It’s officially Autumn; there’s definitely a nip in the air and the focus for the foreseeable is all about bare-root planting and spring bulbs.

Those last few glorious days of September were the perfect opportunity to lap up the golden autumnal sunshine and potter around - the lull before the storm of soil preparation and the delicious planting frenzy on the horizon.
Looking fabulous now: Thoughts for this time next year. Virginia Creepers (that is "veitchii' in the picture) are coming into glorious shades of purple, red and orange to brighten the dullest days of autumn. Crab apples such as Evereste will carry their marzipan-like fruit far into winter. Or think about Clematis with those fluffy seedheads that look fantastic when frosted.
What to plant now: the list grows longer at this time of year (although just wait for next month...). But right now, spring-flowering bulbs, wallflowers and climbers should all be at the top of your October list. Order them as soon as you can as they are flying out of the door.
Handy Andy
Reducing the height of bush roses
Trimming bush roses

Andy our Nursery Manager has been chopping bush roses, especially the bigger ones, as they get blown about in autumn gales and may suffer from windrock. This loosens their roots and stops them growing away well in spring. Watch this video on reducing their size. It is quick, easy  and makes a difference.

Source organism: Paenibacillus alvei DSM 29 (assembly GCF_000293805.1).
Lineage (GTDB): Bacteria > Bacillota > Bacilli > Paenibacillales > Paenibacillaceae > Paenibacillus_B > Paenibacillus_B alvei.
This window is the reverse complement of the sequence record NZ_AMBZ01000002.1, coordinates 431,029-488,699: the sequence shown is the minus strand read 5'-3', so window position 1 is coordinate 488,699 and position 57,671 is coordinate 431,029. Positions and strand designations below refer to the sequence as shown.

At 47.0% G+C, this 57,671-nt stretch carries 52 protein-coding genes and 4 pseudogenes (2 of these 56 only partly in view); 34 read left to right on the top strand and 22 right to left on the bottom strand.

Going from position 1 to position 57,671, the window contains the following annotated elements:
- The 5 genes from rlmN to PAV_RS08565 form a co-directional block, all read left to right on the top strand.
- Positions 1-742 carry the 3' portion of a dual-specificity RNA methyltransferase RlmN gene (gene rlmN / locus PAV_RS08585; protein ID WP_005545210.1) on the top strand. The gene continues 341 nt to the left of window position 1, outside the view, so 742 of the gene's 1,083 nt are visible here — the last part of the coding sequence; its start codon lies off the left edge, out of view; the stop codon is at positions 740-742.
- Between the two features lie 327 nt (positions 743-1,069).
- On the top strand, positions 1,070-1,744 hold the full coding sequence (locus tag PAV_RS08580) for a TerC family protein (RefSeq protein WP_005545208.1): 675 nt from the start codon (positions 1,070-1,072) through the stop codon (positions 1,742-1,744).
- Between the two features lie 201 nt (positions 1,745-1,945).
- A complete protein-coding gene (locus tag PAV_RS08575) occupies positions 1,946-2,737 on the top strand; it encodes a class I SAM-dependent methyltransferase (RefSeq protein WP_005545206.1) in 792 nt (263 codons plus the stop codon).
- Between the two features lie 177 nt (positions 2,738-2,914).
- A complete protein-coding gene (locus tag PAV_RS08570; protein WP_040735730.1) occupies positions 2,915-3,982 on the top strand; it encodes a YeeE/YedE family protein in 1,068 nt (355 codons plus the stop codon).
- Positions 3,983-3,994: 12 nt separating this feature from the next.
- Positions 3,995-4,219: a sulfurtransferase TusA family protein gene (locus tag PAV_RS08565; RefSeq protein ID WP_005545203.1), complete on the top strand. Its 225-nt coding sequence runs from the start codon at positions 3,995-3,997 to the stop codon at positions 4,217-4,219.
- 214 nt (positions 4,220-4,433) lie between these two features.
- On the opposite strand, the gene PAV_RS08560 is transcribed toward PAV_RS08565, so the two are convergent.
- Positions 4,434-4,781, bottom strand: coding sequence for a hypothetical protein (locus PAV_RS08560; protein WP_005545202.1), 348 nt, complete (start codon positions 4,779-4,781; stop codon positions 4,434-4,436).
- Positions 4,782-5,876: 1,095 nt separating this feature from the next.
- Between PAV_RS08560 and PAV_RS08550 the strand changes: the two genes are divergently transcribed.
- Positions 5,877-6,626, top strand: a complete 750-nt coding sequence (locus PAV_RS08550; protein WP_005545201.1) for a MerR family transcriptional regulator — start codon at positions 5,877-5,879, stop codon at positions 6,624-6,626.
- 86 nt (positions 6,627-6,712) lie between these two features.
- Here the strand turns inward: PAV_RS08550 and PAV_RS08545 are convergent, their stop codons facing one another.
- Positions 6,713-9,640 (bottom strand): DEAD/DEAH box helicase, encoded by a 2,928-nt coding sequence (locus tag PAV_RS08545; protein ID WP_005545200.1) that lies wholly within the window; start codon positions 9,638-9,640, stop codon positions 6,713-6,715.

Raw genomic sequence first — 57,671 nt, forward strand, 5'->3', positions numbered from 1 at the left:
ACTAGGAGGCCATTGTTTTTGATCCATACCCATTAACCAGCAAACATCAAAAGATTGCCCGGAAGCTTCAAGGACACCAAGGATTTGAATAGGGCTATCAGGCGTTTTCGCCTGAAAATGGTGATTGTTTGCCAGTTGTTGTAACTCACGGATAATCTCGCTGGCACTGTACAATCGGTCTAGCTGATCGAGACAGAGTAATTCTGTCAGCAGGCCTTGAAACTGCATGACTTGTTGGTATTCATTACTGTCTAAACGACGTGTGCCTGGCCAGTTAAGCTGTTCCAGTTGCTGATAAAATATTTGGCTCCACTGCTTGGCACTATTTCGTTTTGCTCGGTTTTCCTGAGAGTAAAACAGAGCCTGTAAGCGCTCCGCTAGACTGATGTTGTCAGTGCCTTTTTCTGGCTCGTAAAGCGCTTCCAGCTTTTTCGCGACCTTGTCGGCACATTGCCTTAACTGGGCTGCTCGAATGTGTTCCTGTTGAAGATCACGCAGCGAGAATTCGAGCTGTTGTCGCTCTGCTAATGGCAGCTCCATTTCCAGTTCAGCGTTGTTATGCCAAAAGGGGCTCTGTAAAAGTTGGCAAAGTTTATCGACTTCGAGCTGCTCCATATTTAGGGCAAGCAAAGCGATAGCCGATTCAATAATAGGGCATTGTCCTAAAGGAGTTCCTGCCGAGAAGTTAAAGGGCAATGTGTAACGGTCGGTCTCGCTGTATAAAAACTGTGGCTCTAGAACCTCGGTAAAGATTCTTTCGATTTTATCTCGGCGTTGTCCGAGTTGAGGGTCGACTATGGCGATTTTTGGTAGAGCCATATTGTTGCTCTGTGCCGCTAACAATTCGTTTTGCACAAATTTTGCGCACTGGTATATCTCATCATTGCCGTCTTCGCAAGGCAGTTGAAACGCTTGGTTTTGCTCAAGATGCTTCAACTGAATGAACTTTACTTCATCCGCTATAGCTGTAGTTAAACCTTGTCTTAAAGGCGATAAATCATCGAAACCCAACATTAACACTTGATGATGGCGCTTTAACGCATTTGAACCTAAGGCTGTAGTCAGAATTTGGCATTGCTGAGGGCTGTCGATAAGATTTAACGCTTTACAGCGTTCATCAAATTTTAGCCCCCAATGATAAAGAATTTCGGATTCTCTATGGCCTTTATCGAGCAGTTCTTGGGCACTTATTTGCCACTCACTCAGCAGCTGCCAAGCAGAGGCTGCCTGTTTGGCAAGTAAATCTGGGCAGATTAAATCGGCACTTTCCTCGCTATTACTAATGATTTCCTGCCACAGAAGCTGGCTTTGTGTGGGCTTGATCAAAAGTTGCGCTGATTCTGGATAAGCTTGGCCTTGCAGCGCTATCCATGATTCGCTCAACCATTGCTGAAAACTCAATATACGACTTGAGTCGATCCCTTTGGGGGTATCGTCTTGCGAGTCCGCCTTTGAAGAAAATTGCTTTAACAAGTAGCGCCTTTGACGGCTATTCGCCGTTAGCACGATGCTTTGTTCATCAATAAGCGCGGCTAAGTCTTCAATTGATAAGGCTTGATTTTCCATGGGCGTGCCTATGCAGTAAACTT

By the way, never put rose waste - prunings, leaves or dead-heads on the compost heap as they can carry fungal diseases. Burn them or take them to the dump...

Planting bare-root trees, hedging, roses, soft fruit and climbers is the best and cheapest way to bring new life to your garden. 
Dug whilst they’re dormant, given a cheeky little root haircut and planted whilst the soil is still moist and warm, bare-root plants are raring to go.

The top growth may look a tad shabby initially, but below ground the roots will be establishing fast for a rip-roaring start in their new home. Do order yours now to get ahead of the game.
Lasagne bulb planting
And oh, the brilliance of bulbs! Nurtured by the previous year’s dying foliage, these little time bombs have a tough protective overcoat and all the nutrients they need to survive dormancy and create a new burst of life come the moment.